Logical Analysis in Roentgen Diagnosis

Memorial Fund Lecture1
Published Online:https://doi.org/10.1148/74.2.178

During the first year of my residency training I had occasion to ask my chief, Dr. Robert Stone, how I could be sure of the accuracy of my roentgen diagnosis. In the course of our discussion he told me about his former chief, Dr. Howard Ruggles, an excellent diagnostician who was able to make a high percentage of correct diagnoses after a brief examination of the films. Sometimes physicians felt that Dr. Ruggles' ready diagnoses were perhaps not too reliable and they might ask: “Dr. Ruggles, what makes you think this shadow is a metastatic lesion?” To which his just as ready reply would be: “Because it looks like it!” All of us to some extent make diagnoses in this way, and often it is difficult to describe the many possible variations of certain lesions, as, for instance, the protean manifestations of pulmonary tuberculosis.

But what about the traps set for the unwary radiologist who uses this “looks like it” method too freely? Figure 1 shows the lung manifestations of four different diseases. The roentgen findings are similar and few radiologists would make all four diagnoses correctly on the basis of the film alone. However, if I told you that the first patient had carcinoma of the stomach, the second had pneumococci in the sputum, the third had scleroderma, and the fourth appeared acutely ill with dyspnea, cough, and fever, a white blood count of 10,000, and negative sputum culture, you would be much more likely to give the correct diagnoses, namely, for patient 1, lymphatic spread of carcinoma of the stomach; patient 2, disseminated pneumococcal pneumonia; patient 3, diffuse fibrosis in scleroderma; and patient 4, diffuse interstitial pneumonitis of viral etiology.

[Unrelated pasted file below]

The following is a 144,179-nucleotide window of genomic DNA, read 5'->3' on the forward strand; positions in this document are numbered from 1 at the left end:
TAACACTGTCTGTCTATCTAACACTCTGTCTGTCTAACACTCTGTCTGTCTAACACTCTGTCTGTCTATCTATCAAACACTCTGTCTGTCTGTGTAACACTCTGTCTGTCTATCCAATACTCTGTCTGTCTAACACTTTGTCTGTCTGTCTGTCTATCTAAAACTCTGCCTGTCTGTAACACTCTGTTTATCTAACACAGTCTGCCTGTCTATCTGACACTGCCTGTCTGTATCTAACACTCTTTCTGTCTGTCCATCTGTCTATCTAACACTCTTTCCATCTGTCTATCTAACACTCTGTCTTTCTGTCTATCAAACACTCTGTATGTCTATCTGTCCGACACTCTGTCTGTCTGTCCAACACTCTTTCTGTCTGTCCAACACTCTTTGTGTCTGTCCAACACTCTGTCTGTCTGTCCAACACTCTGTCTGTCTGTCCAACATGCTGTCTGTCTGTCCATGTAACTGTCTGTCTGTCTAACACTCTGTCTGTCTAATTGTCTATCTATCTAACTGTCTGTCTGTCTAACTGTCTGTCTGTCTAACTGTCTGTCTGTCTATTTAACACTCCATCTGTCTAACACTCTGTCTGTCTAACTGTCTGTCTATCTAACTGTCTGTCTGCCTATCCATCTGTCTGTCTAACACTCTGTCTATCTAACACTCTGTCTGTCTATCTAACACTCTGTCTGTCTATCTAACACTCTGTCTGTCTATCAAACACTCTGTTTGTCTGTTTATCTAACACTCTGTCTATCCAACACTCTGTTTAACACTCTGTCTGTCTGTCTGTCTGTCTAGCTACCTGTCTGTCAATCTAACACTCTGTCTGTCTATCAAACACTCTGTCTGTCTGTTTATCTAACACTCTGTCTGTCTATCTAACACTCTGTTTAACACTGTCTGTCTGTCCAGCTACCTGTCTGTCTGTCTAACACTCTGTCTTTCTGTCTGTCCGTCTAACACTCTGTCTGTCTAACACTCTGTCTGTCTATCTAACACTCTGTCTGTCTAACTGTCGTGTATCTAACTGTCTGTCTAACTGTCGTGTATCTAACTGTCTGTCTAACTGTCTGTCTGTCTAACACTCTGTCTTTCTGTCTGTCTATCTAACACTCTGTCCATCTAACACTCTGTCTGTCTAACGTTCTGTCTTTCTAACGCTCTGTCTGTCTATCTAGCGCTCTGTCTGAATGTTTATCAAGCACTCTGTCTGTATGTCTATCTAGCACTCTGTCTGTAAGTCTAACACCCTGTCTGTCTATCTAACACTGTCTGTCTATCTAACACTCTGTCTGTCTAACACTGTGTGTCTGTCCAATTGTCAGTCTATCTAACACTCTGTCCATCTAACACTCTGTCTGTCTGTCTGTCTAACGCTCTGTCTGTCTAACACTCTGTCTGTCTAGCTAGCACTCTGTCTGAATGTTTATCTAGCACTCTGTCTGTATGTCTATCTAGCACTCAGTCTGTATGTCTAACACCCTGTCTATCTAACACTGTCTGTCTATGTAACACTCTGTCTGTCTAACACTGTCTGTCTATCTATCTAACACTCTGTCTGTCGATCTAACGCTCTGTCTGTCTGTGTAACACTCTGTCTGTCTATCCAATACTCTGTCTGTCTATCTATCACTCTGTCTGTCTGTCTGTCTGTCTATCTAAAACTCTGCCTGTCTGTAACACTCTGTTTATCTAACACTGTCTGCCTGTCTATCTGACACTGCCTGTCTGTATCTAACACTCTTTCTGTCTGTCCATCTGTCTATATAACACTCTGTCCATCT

Bone lesions are also difficult to describe and identify. Figure 2 is the roentgenogram of the right forearm of a woman who was examined because of her complaint of pain in the arm. An expanding lesion is present in the middle third of the radius. The cortex is intact; there is no periosteal elevation, and a coarse trabecular pattern is present. In this case, if I told you that the patient's left kidney had been removed because of a malignant tumor, you would at once suggest that the bone lesion very likely is a metastatic hypernephroma. Later I will have more to say concerning the description and identification of bone tumors.

It was to problems of identification such as these that Dr. Sosman was referring in his 1950 Shattuck Lecture on The Specificity and Reliability of Roentgenographic Diagnosis (1) when he said, “Our diagnoses are based on gross pathology (that is, disturbed morphology) in the great majority of cases—certainly well over 90 per cent. As roentgenologists I am sure that much of our accuracy depends on mathematical probabilities in a given case or set of circumstances.”

Article History

Published in print: Feb 1960